Category Archives for "Accounting and Auditing"

audit walkthrough
Oct 23

How to Document Audit Walkthroughs

By Charles Hall | Accounting and Auditing , Risk Assessment

How do you document your audit walkthroughs? Is it better to use checklists, flowcharts or summarize narratively?

audit walkthrough

Audit Walkthrough Documentation

While you can use checklists, flowcharts, narratives, or any other method that enables you to gain your understanding of controls, my favorite is a narrative mixed with screenshots.

So how do I do this?

I interview personnel. Usually, one or two people can explain a particular transaction flow (e.g., disbursement cycle), but some complicated processes may require several interviews. 

Early on, I may not know how each person’s work fits into the whole. It’s like gathering puzzle pieces. The interviews and information may feel random, even confusing. But, later, when you put the parts together, the picture speaks more clearly. Then, you’ll understand the accounting system and control environment.

As you perform a walkthrough, remember your goals: to understand the accounting system and to see if internal controls exist. You also want to see if the controls are properly designed. The walkthrough is a risk assessment procedure. It tells us where risks are. If, for example, the disbursement cycle lacks appropriate segregation of duties, we want to know this. Once we know what the risks are, we assess the risk of material misstatement and plan our audit.

My Walkthrough Tools

I document the conversations using:

  • A Livescribe pen
  • My iPhone camera

Taking Notes

Using a Livescribe pen, I write notes and record the conversations.

I begin the interview by saying, “Tell me what you do and how you do it. Treat me as if I know nothing. I want to hear all the details.” (For sample transaction-level walkthrough questions, see my audit series titled The Why and How of Auditing.)

As I listen, I write notes. At the same time, my Livescribe pen records the audio. Later the conversation can be played from the pen. (For more information about Livescribe, see my article: Livescribe, Note Taking Magic (for CPAs). )

Click the pen below to see Livescribe on Amazon.

I find that most interviewees talk too fast—at least faster than I can write. As I’m writing about the last thing they’ve said, they are moving to the next, and I fall behind. So I write simple phrases in my Livescribe notebook such as:

  • Add vendor
  • Charlie opens mail
  • P.O. issued by Purchasing
  • Checks signed by the computer

Later, as I’m typing the walkthrough narrative, I touch the letter “A” in “Add vendor” with the tip of my pen (I’m doing so in my Livescribe notes). This action causes the pen to play the audio for that part of the conversation. Likewise, touching “C” with the tip of my pen–in “Checks signed by the computer”–causes the pen to play that part of the discussion. Since the audio syncs with my notes, I can hear any part of the discussion by touching a letter with my pen.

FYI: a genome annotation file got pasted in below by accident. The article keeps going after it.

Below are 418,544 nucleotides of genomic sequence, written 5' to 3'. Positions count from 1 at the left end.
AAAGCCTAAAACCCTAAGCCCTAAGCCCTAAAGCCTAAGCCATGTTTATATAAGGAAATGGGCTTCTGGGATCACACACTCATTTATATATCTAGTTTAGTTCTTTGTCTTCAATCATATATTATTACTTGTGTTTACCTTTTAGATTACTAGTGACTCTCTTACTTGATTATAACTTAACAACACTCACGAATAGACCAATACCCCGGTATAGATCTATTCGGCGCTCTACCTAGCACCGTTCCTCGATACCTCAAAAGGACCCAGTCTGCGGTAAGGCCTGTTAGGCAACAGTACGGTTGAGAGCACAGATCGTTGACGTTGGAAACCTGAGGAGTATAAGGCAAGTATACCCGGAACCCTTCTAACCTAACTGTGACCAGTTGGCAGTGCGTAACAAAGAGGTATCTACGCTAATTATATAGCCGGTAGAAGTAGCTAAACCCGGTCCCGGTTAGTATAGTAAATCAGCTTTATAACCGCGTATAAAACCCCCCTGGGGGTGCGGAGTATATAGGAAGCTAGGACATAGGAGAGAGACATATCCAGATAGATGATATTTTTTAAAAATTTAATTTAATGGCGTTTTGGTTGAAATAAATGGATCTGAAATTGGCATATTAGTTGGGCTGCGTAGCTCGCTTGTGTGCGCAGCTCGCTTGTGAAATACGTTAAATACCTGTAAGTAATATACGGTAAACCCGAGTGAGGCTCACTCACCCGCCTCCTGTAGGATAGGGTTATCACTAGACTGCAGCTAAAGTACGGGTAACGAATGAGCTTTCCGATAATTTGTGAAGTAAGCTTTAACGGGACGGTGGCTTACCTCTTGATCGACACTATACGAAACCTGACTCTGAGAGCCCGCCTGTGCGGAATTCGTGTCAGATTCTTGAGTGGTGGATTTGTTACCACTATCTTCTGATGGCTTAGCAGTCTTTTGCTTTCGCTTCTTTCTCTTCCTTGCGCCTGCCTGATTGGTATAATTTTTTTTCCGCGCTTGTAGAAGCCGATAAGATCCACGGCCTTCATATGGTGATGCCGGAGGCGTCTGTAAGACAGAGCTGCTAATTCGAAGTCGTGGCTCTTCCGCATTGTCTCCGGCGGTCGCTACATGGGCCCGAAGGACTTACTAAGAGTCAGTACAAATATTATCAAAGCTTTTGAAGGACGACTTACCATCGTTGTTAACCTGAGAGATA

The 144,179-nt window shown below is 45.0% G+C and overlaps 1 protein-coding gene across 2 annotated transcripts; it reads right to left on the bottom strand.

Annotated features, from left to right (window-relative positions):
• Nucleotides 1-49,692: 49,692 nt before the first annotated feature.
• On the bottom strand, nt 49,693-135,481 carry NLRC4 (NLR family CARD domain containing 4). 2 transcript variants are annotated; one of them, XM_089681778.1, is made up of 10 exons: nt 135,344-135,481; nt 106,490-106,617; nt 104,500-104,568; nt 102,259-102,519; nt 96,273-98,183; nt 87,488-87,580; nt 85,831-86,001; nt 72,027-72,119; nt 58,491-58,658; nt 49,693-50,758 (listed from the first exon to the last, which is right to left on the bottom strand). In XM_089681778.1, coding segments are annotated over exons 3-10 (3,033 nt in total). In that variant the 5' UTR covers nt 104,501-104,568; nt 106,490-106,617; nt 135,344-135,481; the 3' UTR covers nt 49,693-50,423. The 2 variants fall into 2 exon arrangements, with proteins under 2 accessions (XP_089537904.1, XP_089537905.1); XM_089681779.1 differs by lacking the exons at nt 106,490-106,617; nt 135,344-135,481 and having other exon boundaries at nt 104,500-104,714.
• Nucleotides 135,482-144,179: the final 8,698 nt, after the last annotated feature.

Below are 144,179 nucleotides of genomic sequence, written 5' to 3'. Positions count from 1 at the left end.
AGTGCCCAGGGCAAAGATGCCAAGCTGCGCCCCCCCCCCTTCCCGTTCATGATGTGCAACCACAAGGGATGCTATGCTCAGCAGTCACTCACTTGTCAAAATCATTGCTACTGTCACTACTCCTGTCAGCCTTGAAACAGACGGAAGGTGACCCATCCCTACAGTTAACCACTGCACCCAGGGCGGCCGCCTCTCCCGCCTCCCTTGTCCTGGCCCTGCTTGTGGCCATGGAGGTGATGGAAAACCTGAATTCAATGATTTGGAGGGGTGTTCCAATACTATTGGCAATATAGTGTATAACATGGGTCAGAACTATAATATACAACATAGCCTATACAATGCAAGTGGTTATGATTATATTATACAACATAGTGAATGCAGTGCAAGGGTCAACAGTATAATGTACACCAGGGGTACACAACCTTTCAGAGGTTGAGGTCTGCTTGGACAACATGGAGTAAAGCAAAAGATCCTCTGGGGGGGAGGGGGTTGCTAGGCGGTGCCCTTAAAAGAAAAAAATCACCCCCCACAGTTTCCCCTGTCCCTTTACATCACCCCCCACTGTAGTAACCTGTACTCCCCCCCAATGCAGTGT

Taking Pictures

In addition to writing notes in my Livescribe notebook, I take pictures with my iPhone. Of what? Here are examples (from a payables interview):

  • Invoice with approver’s initials  
  • Screenshot of an invoice entry  
  • If several people are processing invoices, I take a group picture of them at their desks
  • A signed check 
  • The bank reconciliation 

So my inputs into the walkthrough document are as follows:

  • Livescribe notes and audio
  • Photos of documents and persons 

 Walkthrough Summary

I write my narratives in Word and embed pictures as needed. The walkthrough documentation takes this shape:

  • Narrative
  • Pictures
  • Control identification
  • Control weakness identification

Why identify control deficiencies in the walkthrough? So I can link them to the audit procedures to be performed—what audit standards refer to as “further audit procedures.” The system’s strengths and weaknesses tell me where to conduct substantive procedures.

Another key feature of the walkthrough documentation is the identification of who I spoke with and when. So, at the top of the transaction cycle description, I name the persons I interviewed and the date of the conversation. For example:

Charles Hall interviewed Johnny Mann, Hector Nunez, and Suzanne Milton on October 25, 2019. 

Identification of Controls and Control Weaknesses

I note appropriate controls as follows: 

Control: Additions of new vendors is limited to three persons in the accounts payable department. Each time a new vendor is added, the computer system automatically sends an email to the CFO notifying her of the addition. Persons adding new vendors cannot process signed checks.

I note control weaknesses as follows:

Control Weakness: Only one signature is required on check disbursements. Johnny Mann signs checks, has possession of check stock, keys invoices into the payables system, and reconciles the related bank account.